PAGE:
This page identifies Sunderland Bridge transfers used by the Sunderland or Garrison Pottery. The pottery had various name made of combinations of Dixon, Austin and Phillips. Some transfers have the pottery name included, some transfers appear on impressed items and one transfer is accompanied by what I think is conclusive evidence. Based on the items used here there appears to be a period during the 1840s without definitely identified Garrison Bridge items.
Being creamware this jug was probably made very close to the 1813 date shown. The other side of the jug has the "Tythe Pig".
The pottery and pink lustre decoration of this frog mug ang jug means that they are later than the 1813 shown on the transfer.
1824 - 1835
Two items with the same Dixon named bridge transfer. The jug has a transfers of Lord Byron and Rest in Peace and is therefore dated as 1824 or soon after. The plaque has an 1835 commemoration. There is no kiln at the right hand side of the transfer so presumably it still had not been built by then.
No printed mark or impress but these two jugs have transfers which appear on Dixon impressed plaques. The "AGAMMENON IN A STORM" and "GAUNTLET CLIPPER SHIP" transfers appear frequently alongside Crimean War and Garibaldi transfers suggesting 1850s. The appearance of the steam boat is another clue. I have shown two slightly different version of each bridge transfer and for completeness the other transfer on each jug. The red clobbered glass making kiln has appeared since the 1835 plaque was made. The exact date of the building of the kiln is to be determined by the author but it appears on a print dated 1841.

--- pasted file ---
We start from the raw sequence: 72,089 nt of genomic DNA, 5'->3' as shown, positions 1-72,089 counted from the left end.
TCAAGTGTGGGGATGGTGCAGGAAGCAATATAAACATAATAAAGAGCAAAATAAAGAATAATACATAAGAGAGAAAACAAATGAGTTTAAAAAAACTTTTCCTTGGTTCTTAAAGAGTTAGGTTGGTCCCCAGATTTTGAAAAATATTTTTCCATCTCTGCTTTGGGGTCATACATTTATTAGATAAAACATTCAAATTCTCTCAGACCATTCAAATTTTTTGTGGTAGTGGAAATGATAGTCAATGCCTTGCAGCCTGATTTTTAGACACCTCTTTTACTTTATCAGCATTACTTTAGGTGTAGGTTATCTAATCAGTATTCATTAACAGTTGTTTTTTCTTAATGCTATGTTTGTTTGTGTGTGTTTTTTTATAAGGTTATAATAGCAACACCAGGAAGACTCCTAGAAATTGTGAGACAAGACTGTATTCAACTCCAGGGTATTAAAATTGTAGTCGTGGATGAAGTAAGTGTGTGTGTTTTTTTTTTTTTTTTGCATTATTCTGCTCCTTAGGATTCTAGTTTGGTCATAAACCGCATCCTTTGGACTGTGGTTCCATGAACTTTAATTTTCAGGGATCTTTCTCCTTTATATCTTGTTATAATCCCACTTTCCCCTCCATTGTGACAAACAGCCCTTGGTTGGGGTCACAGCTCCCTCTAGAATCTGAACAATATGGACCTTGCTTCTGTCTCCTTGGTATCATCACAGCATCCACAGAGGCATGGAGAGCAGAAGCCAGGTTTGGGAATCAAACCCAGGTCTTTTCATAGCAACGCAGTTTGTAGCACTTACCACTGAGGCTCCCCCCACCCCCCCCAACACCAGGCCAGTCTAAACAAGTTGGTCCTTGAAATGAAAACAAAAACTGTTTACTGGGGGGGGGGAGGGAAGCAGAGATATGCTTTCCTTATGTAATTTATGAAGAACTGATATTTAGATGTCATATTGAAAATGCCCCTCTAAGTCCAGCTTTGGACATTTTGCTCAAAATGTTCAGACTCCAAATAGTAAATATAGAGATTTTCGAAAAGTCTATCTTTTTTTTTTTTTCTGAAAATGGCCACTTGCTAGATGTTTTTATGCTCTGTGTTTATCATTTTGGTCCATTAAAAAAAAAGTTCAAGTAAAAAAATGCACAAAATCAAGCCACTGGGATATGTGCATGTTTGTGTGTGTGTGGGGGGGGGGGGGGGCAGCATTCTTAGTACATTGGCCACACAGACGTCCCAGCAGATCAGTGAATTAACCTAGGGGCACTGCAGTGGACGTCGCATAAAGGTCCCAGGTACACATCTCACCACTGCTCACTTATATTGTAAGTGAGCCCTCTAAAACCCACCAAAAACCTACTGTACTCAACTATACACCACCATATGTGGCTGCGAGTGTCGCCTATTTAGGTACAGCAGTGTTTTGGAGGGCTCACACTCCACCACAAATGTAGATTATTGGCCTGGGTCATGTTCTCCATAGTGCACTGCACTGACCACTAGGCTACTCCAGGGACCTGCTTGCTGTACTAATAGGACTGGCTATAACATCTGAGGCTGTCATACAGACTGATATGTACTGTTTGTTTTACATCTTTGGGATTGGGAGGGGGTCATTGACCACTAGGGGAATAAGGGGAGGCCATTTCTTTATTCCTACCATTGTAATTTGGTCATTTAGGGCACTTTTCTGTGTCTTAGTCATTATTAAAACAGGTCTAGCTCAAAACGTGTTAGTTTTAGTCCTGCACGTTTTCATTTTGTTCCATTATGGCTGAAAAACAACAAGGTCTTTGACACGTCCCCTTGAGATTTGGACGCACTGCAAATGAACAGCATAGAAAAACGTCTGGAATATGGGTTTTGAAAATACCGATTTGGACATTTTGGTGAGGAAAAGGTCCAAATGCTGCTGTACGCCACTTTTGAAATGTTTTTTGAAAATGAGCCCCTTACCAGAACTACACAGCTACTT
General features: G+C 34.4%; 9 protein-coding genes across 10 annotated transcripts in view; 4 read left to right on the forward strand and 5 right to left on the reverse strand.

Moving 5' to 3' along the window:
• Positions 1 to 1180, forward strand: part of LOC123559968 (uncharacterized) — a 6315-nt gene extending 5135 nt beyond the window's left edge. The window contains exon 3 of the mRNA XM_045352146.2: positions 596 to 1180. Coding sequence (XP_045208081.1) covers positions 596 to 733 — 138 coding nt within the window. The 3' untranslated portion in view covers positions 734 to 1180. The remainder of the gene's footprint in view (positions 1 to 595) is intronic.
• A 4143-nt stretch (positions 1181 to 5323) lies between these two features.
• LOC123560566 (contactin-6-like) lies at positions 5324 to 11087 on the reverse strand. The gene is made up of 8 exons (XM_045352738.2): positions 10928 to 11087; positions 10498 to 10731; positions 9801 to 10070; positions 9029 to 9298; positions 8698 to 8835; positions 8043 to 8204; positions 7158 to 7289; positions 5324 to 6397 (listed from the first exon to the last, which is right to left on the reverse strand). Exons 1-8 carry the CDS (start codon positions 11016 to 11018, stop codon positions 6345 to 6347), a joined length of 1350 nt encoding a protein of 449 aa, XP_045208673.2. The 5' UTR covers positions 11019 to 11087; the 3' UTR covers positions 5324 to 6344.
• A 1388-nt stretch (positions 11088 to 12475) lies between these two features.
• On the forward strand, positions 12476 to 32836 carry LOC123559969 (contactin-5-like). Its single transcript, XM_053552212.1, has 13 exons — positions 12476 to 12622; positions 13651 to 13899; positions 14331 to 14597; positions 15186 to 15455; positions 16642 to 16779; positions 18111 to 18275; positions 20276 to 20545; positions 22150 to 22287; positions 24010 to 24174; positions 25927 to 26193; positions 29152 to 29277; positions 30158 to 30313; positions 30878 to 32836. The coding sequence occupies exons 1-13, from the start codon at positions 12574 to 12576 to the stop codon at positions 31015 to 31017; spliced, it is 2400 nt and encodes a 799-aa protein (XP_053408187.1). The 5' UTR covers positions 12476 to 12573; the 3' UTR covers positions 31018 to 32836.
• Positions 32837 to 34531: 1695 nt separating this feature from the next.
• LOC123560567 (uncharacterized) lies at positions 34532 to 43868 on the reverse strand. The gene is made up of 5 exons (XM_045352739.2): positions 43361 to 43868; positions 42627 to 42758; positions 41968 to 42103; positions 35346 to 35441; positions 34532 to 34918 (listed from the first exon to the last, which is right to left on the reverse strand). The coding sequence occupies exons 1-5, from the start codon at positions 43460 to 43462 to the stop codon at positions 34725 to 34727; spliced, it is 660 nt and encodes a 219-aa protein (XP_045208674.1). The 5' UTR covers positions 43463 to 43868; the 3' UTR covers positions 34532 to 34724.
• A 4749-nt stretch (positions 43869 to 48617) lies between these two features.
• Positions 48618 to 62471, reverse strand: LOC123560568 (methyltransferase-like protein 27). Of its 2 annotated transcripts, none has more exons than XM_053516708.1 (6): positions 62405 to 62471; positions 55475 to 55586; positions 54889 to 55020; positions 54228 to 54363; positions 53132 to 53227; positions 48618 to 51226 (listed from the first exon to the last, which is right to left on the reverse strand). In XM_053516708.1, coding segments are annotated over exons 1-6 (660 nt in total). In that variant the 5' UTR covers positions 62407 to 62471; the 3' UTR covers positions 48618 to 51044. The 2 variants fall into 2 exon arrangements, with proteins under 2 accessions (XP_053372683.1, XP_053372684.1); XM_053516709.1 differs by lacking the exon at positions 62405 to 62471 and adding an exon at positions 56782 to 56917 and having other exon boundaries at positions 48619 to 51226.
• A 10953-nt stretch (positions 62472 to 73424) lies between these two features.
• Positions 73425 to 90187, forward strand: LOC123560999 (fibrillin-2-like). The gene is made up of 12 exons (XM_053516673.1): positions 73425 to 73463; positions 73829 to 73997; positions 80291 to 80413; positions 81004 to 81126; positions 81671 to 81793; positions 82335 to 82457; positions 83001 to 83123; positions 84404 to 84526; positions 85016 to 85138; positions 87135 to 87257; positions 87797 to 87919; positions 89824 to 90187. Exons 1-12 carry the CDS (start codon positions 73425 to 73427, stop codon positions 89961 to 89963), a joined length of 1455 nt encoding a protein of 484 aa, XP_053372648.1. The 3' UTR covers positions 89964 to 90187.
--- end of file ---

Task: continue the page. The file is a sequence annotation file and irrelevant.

Impressed Dixon & Co. plaque. 1859 or later this view is from the same position and features the thin smoking chimney on the horizon which appears on the previous transfer. The wind is still blowing in the same direction and at the same speed!
Dixon & Co. impressed bowl with the same transfer as above. There is also an oval transfer of the old bridge but not the one on the 1835 plaque. The 1835 transfer plate may have been worn out by this time but even if available would have been out of date not showing the glass making kiln. The later transfer is not named. Is this transfer uniquely used by Dixon?
Hopefully to be continued.